October 17 – November 3, 2012 @ The Brick
Like a comet across the sky, Yiddish culture exploded in creativity in the 19th and 20th centuries, and then went tragically dark. But the literature lives. These plays are as vibrantly contemporary as any in world drama, and our productions thrummed with immediacy. This is not your grandpa’s Yiddish theater.
God, Man, and Devil
by Jacob Gordin
Lead Artist: Donya Washington
People are righteous when righteousness doesn’t cost them much, or when it brings them some profit. Satan puts man to the test to show God how much he can depend on even the finest and best of them.
by Alter Kacyzne
Lead Artist: Joshua William Gelb
A profane retelling of an old legend about a Catholic Duke’s conversion to Judaism and his subsequent martyrdom at the stake. First produced in Warsaw in 1925, this outrageous epic-drama shatters what Kacyzne considered tedious theatrical conventions of the time, reveling in the absurd hypocrisies so common to all religiously driven communities.
by Samuel Daixel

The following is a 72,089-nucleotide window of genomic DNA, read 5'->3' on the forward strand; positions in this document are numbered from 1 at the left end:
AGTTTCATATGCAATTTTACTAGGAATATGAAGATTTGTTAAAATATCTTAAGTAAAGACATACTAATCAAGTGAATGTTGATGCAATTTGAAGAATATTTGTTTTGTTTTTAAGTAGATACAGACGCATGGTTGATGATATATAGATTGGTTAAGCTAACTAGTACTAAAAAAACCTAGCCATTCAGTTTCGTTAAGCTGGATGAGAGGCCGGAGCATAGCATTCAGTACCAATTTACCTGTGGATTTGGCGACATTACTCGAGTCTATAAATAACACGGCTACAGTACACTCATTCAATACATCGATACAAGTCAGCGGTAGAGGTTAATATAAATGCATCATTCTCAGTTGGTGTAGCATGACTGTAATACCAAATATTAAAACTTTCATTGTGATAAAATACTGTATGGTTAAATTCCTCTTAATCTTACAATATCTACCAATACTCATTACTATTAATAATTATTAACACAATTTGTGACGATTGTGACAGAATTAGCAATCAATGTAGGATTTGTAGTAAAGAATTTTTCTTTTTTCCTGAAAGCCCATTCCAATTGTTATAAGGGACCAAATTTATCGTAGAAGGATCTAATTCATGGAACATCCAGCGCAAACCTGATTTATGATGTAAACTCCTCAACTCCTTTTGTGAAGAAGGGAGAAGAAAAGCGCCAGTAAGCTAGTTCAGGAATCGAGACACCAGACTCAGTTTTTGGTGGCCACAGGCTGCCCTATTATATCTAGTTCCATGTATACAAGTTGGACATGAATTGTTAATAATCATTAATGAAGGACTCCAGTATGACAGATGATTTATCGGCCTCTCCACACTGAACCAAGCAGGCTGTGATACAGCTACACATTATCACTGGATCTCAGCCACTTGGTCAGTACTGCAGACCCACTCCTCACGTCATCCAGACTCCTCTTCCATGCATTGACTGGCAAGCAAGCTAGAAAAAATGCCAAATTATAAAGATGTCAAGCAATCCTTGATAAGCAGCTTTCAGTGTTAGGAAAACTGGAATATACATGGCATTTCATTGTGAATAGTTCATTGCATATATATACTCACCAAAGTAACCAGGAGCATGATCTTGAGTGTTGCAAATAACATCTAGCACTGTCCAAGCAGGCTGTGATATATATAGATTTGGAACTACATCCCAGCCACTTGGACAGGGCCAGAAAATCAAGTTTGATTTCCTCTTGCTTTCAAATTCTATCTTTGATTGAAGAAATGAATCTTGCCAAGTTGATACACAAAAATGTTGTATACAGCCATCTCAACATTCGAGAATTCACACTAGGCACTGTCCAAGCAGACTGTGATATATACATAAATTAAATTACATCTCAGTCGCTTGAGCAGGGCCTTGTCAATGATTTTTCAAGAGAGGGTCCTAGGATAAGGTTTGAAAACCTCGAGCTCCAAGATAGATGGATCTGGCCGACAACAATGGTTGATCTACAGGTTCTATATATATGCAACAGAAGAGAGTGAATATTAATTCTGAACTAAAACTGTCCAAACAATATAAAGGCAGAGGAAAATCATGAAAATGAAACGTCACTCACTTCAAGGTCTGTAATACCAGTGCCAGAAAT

Lead Artist: Stephanie Weeks
The clock strikes Midnight. All is still. But is it? Something’s stirring, something’s budding, howling, falling. Something…
by David Pinski
Lead Artist: Ásta Bennie Hostetter
Watch the most damaged members of society vie for the smallest piece of land: “That isn’t your place! … Since I’m standing upon it, it’s mine!”
A Night in the Old Marketplace
by I.L. Peretz
Lead Artist: Kathleen Purcell
Love, Death, Gargoyles, and Settlement. An absurdist interpretation of this classic poetic/social drama explores the question: what came before the shtetl?
Lead Artist: Joseph Fletcher
A pious, rowdy, and occasionally lewd telling of the story and spirit of the megile (the book of Esther) from a diverse selection of Purim plays. 1500 years of Yiddish theatre tradition wrapped up in the competition betwixt the religious and secular identity of a people.
Shulamis, or The Well and the Pussycat
after Abraham Goldfaden
Lead Artist: Gil Sperling
Goldfaden’s classic operetta offers hum-along Schlagers such as “Rozhinkes mit mandlen,” mixed with male treachery, bride-snatching and infant mortality.
A reading of The Haunted Inn by Peretz Hirschbein
Directed by David Herskovits
A preview of Target Margin’s mainstage production produced at Abrons Arts Center in March 2013.
Panel Discussion: The Other Yiddish Plays
with Debra Caplan, Caraid O’Brien, Alyssa Quint, and Nahma Sandrow
Beyond the unknown plays you could find in a library, lies the glorious field of Yiddish plays that have never been translated—this is the largest part of the literature by far, and includes some of the most celebrated works. What about all these unknown unknowns??? Four scholars who do know introduce you to a few of these works, a taste of heaven to whet your appetite.